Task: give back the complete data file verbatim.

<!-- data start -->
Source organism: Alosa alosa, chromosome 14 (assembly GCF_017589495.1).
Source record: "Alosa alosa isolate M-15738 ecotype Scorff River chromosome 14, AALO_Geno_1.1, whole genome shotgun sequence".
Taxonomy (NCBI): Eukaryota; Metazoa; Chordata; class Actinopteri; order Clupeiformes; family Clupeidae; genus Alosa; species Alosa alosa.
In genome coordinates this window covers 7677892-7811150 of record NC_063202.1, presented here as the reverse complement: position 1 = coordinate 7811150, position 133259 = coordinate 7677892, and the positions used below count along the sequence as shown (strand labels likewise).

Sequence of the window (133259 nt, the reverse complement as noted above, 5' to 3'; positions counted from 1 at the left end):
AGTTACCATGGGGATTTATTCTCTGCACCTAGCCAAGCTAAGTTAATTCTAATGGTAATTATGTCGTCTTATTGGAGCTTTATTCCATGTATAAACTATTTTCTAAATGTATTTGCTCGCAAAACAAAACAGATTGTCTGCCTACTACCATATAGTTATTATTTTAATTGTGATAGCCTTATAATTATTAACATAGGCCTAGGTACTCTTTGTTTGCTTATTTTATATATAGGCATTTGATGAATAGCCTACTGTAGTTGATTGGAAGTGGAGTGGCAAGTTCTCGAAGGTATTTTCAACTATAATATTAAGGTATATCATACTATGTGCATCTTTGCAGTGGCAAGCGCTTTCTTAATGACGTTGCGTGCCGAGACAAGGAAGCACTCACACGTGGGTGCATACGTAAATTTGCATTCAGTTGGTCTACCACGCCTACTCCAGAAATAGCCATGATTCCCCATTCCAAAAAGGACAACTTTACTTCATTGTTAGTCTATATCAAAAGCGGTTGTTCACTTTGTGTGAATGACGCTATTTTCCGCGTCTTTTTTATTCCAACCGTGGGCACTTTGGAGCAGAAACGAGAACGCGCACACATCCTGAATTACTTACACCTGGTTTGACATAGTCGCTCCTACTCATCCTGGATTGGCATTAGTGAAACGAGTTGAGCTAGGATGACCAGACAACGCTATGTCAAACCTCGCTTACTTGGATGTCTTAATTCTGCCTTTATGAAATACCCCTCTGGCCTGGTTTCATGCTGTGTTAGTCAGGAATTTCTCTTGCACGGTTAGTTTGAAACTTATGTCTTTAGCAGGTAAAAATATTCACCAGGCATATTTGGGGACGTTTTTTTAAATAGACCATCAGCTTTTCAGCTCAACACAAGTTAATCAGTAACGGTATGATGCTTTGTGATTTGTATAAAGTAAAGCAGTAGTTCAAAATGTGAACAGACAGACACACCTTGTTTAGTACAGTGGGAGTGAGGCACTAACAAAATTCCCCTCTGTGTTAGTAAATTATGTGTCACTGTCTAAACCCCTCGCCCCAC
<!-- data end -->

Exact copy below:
Source organism: Alosa alosa, chromosome 14 (assembly GCF_017589495.1).
Source record: "Alosa alosa isolate M-15738 ecotype Scorff River chromosome 14, AALO_Geno_1.1, whole genome shotgun sequence".
Taxonomy (NCBI): Eukaryota; Metazoa; Chordata; class Actinopteri; order Clupeiformes; family Clupeidae; genus Alosa; species Alosa alosa.
In genome coordinates this window covers 7677892-7811150 of record NC_063202.1, presented here as the reverse complement: position 1 = coordinate 7811150, position 133259 = coordinate 7677892, and the positions used below count along the sequence as shown (strand labels likewise).

Sequence of the window (133259 nt, the reverse complement as noted above, 5' to 3'; positions counted from 1 at the left end):
AGTTACCATGGGGATTTATTCTCTGCACCTAGCCAAGCTAAGTTAATTCTAATGGTAATTATGTCGTCTTATTGGAGCTTTATTCCATGTATAAACTATTTTCTAAATGTATTTGCTCGCAAAACAAAACAGATTGTCTGCCTACTACCATATAGTTATTATTTTAATTGTGATAGCCTTATAATTATTAACATAGGCCTAGGTACTCTTTGTTTGCTTATTTTATATATAGGCATTTGATGAATAGCCTACTGTAGTTGATTGGAAGTGGAGTGGCAAGTTCTCGAAGGTATTTTCAACTATAATATTAAGGTATATCATACTATGTGCATCTTTGCAGTGGCAAGCGCTTTCTTAATGACGTTGCGTGCCGAGACAAGGAAGCACTCACACGTGGGTGCATACGTAAATTTGCATTCAGTTGGTCTACCACGCCTACTCCAGAAATAGCCATGATTCCCCATTCCAAAAAGGACAACTTTACTTCATTGTTAGTCTATATCAAAAGCGGTTGTTCACTTTGTGTGAATGACGCTATTTTCCGCGTCTTTTTTATTCCAACCGTGGGCACTTTGGAGCAGAAACGAGAACGCGCACACATCCTGAATTACTTACACCTGGTTTGACATAGTCGCTCCTACTCATCCTGGATTGGCATTAGTGAAACGAGTTGAGCTAGGATGACCAGACAACGCTATGTCAAACCTCGCTTACTTGGATGTCTTAATTCTGCCTTTATGAAATACCCCTCTGGCCTGGTTTCATGCTGTGTTAGTCAGGAATTTCTCTTGCACGGTTAGTTTGAAACTTATGTCTTTAGCAGGTAAAAATATTCACCAGGCATATTTGGGGACGTTTTTTTAAATAGACCATCAGCTTTTCAGCTCAACACAAGTTAATCAGTAACGGTATGATGCTTTGTGATTTGTATAAAGTAAAGCAGTAGTTCAAAATGTGAACAGACAGACACACCTTGTTTAGTACAGTGGGAGTGAGGCACTAACAAAATTCCCCTCTGTGTTAGTAAATTATGTGTCACTGTCTAAACCCCTCGCCCCAC